Six out of 10 supermarket chains do not have a single Changing Places toilet, according to research by Muscular Dystrophy UK.
With Christmas approaching, we took a look at how many shops have one of these fully-accessible facilities.
Although some retailers like IKEA and Tesco have committed to installing Changing Places toilets, it’s disappointing to see that many other chains do not provide these facilities.
What does Muscular Dystrophy UK’s research show?
Our research shows that Waitrose, M&S, Aldi, Lidl, Iceland and Co-op do not have a single registered Changing Places toilet.
Tesco, which partnered with Muscular Dystrophy UK earlier this year to roll out facilities at stores where there is the greatest need, is leading the way with 48 registered facilities and more due to be installed later this year and in 2020. Asda has registered seven, Sainsbury’s three, and Morrisons one. See how these supermarkets rank in our supermarket league table.
We have also found that less than 0.1% of retailers have a Changing Places toilet. There are currently 80 registered Changing Places toilets in supermarkets and other shops across the UK.
What do we think about this?
Naturally, we’re disappointed by our findings. Disabled people are being excluded from basic everyday things like shopping because there aren’t enough Changing Places toilets.
Clare Lucas, Head of Policy and Campaigns at Muscular Dystrophy UK, said:
Everyone should have the option of enjoying a bit of Christmas shopping or popping to their local supermarket to buy those festive essentials. But because there aren’t enough Changing Places, a quarter of a million people who need these toilets won’t be able to.
And what do Changing Places users say?
Kerry Thompson, from Milton Keynes, worked with Tesco on its project to install Changing Places toilets. She said:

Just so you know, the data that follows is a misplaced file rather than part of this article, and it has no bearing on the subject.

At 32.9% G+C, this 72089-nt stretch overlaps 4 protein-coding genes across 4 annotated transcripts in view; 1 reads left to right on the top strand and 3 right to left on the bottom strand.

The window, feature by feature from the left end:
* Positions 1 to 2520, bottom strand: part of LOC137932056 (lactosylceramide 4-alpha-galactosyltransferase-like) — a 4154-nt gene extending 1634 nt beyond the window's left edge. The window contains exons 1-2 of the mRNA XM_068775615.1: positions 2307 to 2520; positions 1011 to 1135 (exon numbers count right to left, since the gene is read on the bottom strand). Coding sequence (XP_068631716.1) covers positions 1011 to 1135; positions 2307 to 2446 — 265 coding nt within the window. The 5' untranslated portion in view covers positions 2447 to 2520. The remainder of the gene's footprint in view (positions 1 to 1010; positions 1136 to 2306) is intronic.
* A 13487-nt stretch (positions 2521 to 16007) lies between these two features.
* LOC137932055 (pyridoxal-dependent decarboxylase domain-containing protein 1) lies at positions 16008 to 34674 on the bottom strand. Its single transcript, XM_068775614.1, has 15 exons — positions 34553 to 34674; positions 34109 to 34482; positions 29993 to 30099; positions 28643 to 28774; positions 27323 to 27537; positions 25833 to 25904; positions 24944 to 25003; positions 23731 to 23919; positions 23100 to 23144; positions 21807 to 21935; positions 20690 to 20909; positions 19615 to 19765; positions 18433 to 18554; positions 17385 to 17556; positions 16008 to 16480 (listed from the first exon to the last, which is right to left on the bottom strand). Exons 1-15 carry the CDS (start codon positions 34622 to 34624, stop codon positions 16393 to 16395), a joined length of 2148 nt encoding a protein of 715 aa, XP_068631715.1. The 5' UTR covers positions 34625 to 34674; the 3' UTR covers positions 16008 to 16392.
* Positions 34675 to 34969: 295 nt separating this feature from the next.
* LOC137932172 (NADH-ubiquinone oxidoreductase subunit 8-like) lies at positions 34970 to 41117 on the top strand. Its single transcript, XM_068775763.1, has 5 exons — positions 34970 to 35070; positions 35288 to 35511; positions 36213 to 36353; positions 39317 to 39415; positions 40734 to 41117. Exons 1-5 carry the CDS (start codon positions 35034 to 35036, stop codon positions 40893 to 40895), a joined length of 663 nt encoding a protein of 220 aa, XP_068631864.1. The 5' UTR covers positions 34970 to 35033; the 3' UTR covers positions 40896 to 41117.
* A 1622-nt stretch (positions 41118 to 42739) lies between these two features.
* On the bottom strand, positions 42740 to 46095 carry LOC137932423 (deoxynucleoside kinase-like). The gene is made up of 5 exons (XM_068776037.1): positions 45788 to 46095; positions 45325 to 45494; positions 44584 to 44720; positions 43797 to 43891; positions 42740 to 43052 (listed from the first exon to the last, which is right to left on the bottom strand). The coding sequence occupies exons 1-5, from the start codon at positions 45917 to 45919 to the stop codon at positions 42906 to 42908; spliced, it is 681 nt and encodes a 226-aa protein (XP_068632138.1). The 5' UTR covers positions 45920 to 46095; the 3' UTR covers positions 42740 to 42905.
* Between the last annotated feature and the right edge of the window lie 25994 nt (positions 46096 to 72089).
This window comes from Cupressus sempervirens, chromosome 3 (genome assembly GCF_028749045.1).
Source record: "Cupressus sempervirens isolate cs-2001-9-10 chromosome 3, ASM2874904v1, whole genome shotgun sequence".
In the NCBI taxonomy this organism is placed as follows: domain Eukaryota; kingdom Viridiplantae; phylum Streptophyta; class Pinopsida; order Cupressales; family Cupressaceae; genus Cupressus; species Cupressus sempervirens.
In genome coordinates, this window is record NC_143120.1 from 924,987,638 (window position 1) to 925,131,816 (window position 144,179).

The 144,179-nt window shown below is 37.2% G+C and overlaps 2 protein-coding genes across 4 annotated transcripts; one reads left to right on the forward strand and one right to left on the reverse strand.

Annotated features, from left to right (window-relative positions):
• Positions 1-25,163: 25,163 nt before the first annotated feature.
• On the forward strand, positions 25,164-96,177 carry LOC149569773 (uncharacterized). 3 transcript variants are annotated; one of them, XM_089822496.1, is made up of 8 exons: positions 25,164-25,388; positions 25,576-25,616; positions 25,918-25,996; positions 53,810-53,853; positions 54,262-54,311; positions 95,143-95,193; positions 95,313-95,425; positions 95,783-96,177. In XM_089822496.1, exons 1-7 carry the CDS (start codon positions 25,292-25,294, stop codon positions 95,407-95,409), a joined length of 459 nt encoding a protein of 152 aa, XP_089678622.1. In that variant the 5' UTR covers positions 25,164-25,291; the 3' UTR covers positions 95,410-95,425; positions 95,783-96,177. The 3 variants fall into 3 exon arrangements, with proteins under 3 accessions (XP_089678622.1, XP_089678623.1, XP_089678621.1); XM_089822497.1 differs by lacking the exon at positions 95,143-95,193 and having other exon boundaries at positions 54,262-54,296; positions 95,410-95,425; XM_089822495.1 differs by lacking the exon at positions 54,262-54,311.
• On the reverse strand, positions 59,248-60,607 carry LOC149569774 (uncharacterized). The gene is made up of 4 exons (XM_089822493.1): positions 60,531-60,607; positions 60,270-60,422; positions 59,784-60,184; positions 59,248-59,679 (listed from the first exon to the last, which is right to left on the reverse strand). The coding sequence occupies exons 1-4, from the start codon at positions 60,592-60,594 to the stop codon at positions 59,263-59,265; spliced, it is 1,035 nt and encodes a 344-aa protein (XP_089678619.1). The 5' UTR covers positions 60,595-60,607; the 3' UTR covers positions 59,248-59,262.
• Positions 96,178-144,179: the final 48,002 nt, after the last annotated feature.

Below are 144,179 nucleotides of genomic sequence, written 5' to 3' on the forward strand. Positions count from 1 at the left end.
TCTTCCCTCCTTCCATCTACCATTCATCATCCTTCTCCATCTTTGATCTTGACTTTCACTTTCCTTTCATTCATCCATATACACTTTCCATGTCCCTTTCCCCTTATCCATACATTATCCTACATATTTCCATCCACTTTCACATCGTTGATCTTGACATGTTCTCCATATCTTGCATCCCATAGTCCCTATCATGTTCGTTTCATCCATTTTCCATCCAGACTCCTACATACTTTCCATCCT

I’ve been on days out where I’ve just had one or two sips of water all day because there haven’t been any Changing Places toilets. Standard accessible toilets just aren’t good enough. When you have a powerchair, or two carers with you, only a Changing Places will do.
Jo Elgarf’s five-year-old daughter Nora has a rare brain condition called polymicrogyria and needs Changing Places toilets. Jo, from Worcester Park, London, has two other children – Nora’s twin, Layla, and Youssef, seven – and said:
Changing Places toilets mean we can enjoy a day out as a family. If there are no Changing Places, it’s not just Nora who is affected – her brother and sister are, too.
Changing Places toilets in supermarkets and other large public venues should be the norm. They allow families to do things that other people may take for granted. For us, it means we’re able to make the 400-mile round trip to Cornwall to visit Nora’s grandmother, because there is now a Changing Places toilet in a Tesco store on the way.
Jo and Nora’s shared their story in a video by Tesco. You can watch this below.
What do we want to see happen?
We need retailers to commit to installing much-needed Changing Places to help tackle the exclusion disabled people face, not just at Christmas but all year round.
We are also reiterating our calls for changes to legislation to make Changing Places toilets mandatory in new, large public buildings. Read about the the government’s consultation on this earlier this year.
What can you do?
To find out more about the campaign for Changing Places toilets, email: firstname.lastname@example.org